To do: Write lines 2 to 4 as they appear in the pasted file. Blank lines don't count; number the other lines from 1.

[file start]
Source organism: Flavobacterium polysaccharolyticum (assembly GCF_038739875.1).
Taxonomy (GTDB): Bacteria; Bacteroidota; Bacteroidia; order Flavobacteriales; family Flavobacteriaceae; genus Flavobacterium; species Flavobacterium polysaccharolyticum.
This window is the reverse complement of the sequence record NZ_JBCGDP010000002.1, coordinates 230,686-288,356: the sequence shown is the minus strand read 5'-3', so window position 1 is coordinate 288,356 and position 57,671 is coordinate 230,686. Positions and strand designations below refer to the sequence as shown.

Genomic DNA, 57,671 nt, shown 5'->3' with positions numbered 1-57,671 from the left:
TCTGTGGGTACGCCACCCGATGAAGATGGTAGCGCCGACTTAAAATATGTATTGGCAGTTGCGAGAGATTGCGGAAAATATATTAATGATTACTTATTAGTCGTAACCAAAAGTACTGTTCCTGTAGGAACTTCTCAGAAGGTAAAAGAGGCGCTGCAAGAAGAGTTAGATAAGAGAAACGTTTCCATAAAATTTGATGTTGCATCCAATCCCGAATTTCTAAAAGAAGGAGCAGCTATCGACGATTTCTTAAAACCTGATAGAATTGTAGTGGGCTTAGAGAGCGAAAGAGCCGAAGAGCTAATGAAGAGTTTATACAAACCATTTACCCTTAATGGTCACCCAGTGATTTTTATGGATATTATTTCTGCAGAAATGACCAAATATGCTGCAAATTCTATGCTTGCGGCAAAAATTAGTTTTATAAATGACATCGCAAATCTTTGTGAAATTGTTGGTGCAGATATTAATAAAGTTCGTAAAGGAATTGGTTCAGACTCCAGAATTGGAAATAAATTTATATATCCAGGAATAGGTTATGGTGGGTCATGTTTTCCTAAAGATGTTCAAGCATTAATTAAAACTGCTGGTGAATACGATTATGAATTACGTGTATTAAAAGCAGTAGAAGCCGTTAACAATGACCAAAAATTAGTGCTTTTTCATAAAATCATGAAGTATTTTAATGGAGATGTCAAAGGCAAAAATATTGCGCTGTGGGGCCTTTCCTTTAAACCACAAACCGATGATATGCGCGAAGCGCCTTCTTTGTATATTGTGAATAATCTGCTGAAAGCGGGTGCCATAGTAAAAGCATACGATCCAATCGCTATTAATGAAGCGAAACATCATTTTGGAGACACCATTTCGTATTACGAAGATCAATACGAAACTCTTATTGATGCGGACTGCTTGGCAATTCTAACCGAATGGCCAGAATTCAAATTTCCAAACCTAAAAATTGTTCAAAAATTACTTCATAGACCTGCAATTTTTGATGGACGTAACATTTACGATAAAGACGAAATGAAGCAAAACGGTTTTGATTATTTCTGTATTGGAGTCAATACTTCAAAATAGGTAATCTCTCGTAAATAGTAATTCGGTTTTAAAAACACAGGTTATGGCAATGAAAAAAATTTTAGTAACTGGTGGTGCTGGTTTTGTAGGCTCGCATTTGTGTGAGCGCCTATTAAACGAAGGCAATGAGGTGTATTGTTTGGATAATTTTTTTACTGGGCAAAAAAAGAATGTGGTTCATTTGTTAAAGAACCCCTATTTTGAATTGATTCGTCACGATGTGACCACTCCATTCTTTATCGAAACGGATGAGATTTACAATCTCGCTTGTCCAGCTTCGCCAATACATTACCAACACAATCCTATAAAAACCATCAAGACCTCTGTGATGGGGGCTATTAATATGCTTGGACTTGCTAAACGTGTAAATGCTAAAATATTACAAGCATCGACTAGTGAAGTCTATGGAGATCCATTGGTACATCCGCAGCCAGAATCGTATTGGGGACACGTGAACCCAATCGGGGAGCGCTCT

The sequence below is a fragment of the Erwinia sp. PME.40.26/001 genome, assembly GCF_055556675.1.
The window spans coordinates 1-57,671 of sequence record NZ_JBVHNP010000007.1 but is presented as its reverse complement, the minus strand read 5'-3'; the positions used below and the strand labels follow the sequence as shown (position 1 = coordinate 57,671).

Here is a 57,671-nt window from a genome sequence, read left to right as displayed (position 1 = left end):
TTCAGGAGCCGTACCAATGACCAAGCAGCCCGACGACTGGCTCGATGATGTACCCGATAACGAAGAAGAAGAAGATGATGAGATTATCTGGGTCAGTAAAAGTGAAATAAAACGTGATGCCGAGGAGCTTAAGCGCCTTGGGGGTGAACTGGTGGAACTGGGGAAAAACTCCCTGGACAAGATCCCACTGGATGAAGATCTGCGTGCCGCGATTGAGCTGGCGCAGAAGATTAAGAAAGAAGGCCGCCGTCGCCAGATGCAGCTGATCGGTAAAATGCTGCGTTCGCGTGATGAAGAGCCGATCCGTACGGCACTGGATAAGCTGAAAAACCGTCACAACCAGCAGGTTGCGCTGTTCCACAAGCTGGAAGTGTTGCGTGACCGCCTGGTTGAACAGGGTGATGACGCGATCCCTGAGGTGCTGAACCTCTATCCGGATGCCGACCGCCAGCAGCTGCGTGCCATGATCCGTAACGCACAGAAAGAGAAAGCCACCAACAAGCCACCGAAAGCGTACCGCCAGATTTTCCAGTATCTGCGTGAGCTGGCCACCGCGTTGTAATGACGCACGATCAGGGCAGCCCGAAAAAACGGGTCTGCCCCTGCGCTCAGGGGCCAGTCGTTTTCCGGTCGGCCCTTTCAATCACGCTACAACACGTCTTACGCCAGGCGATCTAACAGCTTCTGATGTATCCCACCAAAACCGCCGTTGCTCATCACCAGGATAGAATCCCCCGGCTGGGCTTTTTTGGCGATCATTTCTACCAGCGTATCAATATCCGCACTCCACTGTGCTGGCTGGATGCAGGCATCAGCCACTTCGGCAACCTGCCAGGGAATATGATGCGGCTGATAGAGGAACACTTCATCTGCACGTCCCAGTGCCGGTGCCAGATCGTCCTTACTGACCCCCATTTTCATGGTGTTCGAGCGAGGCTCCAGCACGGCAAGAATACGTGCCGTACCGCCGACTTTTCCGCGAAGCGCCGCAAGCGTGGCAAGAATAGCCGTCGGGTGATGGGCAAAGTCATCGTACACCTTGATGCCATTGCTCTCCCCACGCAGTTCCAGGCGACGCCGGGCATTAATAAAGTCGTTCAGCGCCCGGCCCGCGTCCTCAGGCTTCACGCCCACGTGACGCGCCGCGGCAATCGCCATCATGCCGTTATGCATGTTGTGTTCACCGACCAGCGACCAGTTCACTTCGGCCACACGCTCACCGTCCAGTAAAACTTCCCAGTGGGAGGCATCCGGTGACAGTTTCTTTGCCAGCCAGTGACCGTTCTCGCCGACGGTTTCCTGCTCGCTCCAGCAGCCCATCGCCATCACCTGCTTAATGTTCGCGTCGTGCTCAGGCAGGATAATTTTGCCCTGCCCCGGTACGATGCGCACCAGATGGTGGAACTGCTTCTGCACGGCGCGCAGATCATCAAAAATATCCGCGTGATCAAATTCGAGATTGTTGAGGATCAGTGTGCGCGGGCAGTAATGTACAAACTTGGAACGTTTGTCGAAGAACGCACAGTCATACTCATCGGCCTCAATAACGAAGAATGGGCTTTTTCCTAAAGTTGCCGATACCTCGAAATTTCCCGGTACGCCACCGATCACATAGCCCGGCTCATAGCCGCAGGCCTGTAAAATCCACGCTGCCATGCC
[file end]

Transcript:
Taxonomy (GTDB): Bacteria; Bacteroidota; Bacteroidia; order Flavobacteriales; family Flavobacteriaceae; genus Flavobacterium; species Flavobacterium polysaccharolyticum.
This window is the reverse complement of the sequence record NZ_JBCGDP010000002.1, coordinates 230,686-288,356: the sequence shown is the minus strand read 5'-3', so window position 1 is coordinate 288,356 and position 57,671 is coordinate 230,686. Positions and strand designations below refer to the sequence as shown.

Genomic DNA, 57,671 nt, shown 5'->3' with positions numbered 1-57,671 from the left: